We have only 12 more nights under that roof.
I am so thankful for that roof, in so many ways.
Thursday, June 11, 2009
Who knows? With Samantha Ronson on the bill, you might even get to witness Lindsay Lohan spiral out of control once and for all! Open bar from 8pm-10pm.
The Magic, Mystery, and Lust begins June 12th at PIQUE’s ARABIAN NIGHTS
PIQUE presents an experiential fashion event designed to tantalite the senses and leave you begging for more. Join the fashion team that is changing the way you think about style for ‘Arabian Nights’, June 12th at Mosaic Lounge.
At 8pm Vesuvius Tribe kicks off the night with a red hot Red Carpet unlike any other. Then the journey begins, featuring: NYC Award Winning DJ Brenda Black and the infamous DJ Samantha Ronson, the mesmerizing hip vibrations of Massive Tassel Bellydance, vocal siren Toshia, the aerial artistry of Voler: Thieves of Flight, and more
PIQUE: Arabian Nights - 6.12.09 - Mosaic Lounge
Experience the spellbinding Runway featuring hair artistry from Belle Époque, special musical guests, hot and steamy Male Harem, Genies galore, and models to adore. PIQUE is pulling out all the stops for an event unlike any other. Open Bar from 8-10pm.
Purchase your tickets today! This event will sellout fast.
Bringing you the best from the West, East, and Midwest, ARABIAN NIGHTS is unlike an event you have experienced before.
‘Arabian Nights, like Arabian days; More often than not, are hotter than hot; In a lot of good ways’
Wednesday, June 10, 2009
If you’ve seen Star Trek novelist Kevin Dilmore perform with Tantrum, you know exactly why we’re bringing him back.In our last show, he talked about bat'leths…smuggling liquor in cargo pants…and what really goes on at sci-fi conventions. Now—after a couple of intense months of attending Star Trek previews and comic-cons—he’s back with all new stories. To get Kevin started, you’ll shout out topics you want to hear about. He can respond with anything he wants to—as long as it’s true. Then Tantrum takes over, twisting and turning his tales into a series of scenes.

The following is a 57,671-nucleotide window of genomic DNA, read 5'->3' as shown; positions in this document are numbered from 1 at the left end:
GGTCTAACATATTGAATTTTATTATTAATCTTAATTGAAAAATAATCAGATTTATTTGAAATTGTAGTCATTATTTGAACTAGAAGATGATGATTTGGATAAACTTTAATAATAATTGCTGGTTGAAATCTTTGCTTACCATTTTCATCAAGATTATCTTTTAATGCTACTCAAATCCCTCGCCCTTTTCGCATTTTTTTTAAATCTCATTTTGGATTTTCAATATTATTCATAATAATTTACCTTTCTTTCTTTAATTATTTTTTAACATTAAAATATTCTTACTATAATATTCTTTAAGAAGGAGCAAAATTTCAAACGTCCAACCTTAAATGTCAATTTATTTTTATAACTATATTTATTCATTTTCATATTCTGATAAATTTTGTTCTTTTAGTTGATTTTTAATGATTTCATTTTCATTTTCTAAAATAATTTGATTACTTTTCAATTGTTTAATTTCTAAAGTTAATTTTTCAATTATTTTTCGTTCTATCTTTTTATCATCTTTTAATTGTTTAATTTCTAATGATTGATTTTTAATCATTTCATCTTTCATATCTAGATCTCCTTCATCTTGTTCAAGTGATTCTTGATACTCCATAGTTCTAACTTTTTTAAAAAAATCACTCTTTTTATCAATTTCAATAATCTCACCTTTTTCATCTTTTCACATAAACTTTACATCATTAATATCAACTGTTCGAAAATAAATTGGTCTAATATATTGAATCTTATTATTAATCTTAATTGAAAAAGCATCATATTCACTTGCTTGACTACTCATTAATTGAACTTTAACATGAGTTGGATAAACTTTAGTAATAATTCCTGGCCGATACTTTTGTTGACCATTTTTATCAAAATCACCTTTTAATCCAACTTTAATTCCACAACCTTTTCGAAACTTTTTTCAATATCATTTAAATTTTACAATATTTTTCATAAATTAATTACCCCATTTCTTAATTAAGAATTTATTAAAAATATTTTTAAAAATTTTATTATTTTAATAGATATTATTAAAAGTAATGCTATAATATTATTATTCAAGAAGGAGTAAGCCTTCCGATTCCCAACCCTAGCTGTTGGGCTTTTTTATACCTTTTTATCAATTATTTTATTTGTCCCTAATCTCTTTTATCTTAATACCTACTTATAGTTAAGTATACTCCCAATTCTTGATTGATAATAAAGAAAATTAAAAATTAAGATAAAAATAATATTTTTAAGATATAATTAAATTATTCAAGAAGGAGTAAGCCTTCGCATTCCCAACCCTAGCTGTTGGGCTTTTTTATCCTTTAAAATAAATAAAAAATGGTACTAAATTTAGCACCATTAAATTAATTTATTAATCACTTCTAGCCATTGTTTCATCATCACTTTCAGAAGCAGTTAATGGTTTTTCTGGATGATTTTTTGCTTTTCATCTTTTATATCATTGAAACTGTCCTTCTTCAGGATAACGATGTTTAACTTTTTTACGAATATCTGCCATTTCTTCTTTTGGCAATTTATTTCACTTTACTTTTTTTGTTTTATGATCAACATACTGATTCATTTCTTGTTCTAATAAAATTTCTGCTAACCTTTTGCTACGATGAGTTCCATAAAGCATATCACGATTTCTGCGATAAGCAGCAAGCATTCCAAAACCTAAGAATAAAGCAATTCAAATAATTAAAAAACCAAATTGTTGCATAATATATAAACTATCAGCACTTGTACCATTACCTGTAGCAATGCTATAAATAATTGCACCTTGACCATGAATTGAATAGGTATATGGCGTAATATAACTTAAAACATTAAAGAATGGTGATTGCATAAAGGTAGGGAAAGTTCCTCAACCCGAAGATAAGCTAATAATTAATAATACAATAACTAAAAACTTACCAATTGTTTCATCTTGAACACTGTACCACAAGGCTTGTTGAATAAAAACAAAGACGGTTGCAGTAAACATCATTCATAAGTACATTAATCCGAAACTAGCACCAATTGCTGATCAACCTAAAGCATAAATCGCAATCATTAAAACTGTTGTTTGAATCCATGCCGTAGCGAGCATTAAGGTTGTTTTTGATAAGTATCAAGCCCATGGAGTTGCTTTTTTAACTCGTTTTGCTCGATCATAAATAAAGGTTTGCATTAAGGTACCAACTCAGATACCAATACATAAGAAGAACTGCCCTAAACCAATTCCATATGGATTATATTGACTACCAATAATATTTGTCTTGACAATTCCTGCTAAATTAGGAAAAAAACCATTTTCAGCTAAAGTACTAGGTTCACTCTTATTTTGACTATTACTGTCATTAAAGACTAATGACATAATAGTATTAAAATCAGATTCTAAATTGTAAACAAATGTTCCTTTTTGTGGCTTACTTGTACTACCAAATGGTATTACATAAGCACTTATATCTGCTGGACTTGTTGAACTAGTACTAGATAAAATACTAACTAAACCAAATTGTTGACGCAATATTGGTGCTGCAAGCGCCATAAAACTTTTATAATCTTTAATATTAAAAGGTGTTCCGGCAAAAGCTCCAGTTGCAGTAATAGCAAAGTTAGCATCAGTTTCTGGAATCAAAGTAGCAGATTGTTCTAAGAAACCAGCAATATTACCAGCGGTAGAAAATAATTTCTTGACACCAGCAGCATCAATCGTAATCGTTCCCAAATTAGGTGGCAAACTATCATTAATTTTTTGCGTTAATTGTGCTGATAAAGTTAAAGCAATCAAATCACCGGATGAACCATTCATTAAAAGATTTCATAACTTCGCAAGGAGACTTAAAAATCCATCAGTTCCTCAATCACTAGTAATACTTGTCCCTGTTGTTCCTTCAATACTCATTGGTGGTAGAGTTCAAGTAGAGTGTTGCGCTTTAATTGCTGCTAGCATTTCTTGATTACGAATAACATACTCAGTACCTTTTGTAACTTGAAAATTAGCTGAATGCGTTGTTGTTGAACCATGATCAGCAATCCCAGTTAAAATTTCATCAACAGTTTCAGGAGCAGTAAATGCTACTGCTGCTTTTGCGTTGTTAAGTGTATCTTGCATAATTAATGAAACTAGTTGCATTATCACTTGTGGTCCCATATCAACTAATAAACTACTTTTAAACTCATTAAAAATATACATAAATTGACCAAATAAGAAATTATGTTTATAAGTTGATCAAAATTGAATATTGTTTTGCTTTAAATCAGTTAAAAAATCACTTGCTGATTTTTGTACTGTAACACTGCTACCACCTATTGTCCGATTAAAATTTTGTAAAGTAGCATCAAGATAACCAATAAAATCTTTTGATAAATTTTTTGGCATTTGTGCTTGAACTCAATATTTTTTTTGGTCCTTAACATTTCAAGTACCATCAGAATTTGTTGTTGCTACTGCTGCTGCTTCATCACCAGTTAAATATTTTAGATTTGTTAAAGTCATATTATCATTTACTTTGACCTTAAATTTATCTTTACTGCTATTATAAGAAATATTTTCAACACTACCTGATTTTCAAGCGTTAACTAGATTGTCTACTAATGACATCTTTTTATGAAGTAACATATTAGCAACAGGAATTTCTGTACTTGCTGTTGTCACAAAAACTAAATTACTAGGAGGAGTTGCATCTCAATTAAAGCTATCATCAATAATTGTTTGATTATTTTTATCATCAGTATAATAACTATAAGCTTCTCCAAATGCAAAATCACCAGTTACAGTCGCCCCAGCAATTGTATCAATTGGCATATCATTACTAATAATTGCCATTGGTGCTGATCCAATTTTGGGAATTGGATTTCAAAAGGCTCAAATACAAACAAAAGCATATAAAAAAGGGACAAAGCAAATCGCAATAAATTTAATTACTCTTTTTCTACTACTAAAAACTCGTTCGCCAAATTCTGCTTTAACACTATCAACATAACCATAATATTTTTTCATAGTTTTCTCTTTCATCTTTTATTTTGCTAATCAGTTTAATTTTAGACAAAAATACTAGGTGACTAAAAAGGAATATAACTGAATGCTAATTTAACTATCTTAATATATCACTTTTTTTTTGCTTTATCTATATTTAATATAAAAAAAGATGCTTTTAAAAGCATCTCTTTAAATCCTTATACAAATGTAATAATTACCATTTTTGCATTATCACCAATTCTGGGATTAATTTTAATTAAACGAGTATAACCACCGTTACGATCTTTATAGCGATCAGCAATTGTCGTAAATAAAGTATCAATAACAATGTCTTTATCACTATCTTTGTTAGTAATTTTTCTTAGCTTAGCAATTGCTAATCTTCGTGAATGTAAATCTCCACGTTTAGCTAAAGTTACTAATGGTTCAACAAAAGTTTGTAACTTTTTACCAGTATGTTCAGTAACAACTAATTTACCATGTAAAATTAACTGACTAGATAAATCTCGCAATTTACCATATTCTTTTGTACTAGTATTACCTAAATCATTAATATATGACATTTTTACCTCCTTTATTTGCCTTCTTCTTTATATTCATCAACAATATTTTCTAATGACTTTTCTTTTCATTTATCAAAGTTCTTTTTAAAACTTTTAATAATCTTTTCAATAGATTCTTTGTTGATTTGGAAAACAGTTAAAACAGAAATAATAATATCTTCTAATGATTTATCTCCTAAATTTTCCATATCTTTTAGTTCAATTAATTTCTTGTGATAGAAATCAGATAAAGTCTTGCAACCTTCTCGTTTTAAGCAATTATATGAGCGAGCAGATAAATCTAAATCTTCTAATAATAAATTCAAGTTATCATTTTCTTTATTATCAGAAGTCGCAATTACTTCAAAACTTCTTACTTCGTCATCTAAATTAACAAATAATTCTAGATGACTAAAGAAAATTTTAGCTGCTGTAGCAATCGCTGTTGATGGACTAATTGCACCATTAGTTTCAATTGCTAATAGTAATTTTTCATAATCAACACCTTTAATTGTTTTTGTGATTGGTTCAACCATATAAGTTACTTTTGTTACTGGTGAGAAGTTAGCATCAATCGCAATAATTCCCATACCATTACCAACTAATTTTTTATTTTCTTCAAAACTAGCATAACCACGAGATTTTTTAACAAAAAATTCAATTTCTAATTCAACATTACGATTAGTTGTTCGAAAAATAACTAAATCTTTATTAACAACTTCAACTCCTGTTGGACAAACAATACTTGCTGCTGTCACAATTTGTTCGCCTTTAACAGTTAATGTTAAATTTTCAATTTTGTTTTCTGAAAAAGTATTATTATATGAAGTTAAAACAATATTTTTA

Monday, June 8, 2009
Let’s assume they have a lat pull machine like the one below, and hey, lat pulls are on your list of exercises to do today so you have a seat.
Now, bear with me here--let’s say there is a seated leg press machine directly to the right of the lat pull machine. It’s a little nicer than the one below because it’s “gym quality”, but the image gives you a visual that will be more useful in a moment.
What if, and this is a big “what if”, there’s a 20-something girl doing leg presses.
For shits and grins, let’s say she’s wearing shorts that are as short as the ones in the picture…but they’re not form-fitting.
By random chance, her form happens to be less than optimal so that with each rep, her legs spread as much as they bend.
To further the hypothesis, you are temporarily unable to do your lat pulls.
Why? Because you just saw…you know…”it”.
Did you really? You check yep sure enough you did now look away dammit.
You stare at the floor to your left until your peripheral vision tells you she’s done with her set.
Just when you think it’s safe, your eyes slide right to make sure you’ve got the “all clear”, but she’s still sitting there, legs open, resting before her next set.
You half-heartedly slide the pin up about 4 plates, do the quickest, most half-assed set you can do, and get the hell out of there.
You do the rest of your lifting, wondering to yourself whether you should say something.
When you go to do your cardio, let’s say she ends up on the machine next to you.
You’ve already been thinking about whether you should say something. But how the hell do you…what do you…how?
I considered saying, as kindly, discreetly, and privately as possible, “I wavered on whether I should say this, but thinking about it, I would want to know. I’ll just say that you might not want to do leg presses while wearing those particular shorts.”
But I didn’t. I couldn’t.
What would you have said? Would you have said anything?
Friday, June 5, 2009
Grinders West, 18th and Locust: Great place to go for lunch (or dinner). They have lots of deli sandwiches and salads (you can build them from scratch if you choose) in a more upscale environment than its sister restaurant to the east; it’s still a unique place to eat with artist-designed tables and a cool LED light installation. I had pastrami on rye, and it was fantastic. You can also order everything from the menu next door--including beers off their extensive list. So whether you’re feeling like a cheesesteak, pizza, or salad with goat cheese and slivered almonds, you’re covered. Highly recommended.
Holy Land Café, 87th and Monrovia: A very pleasant surprise. A non-descript Middle Eastern restaurant in a strip mall, obscured from view by a Taco Bell has some really tasty food inside. They have a great lunch menu; the gyro meat is fabulous. If you’re in the neighborhood and like that type of food, stop in—they do a nice job with both the food and the prices.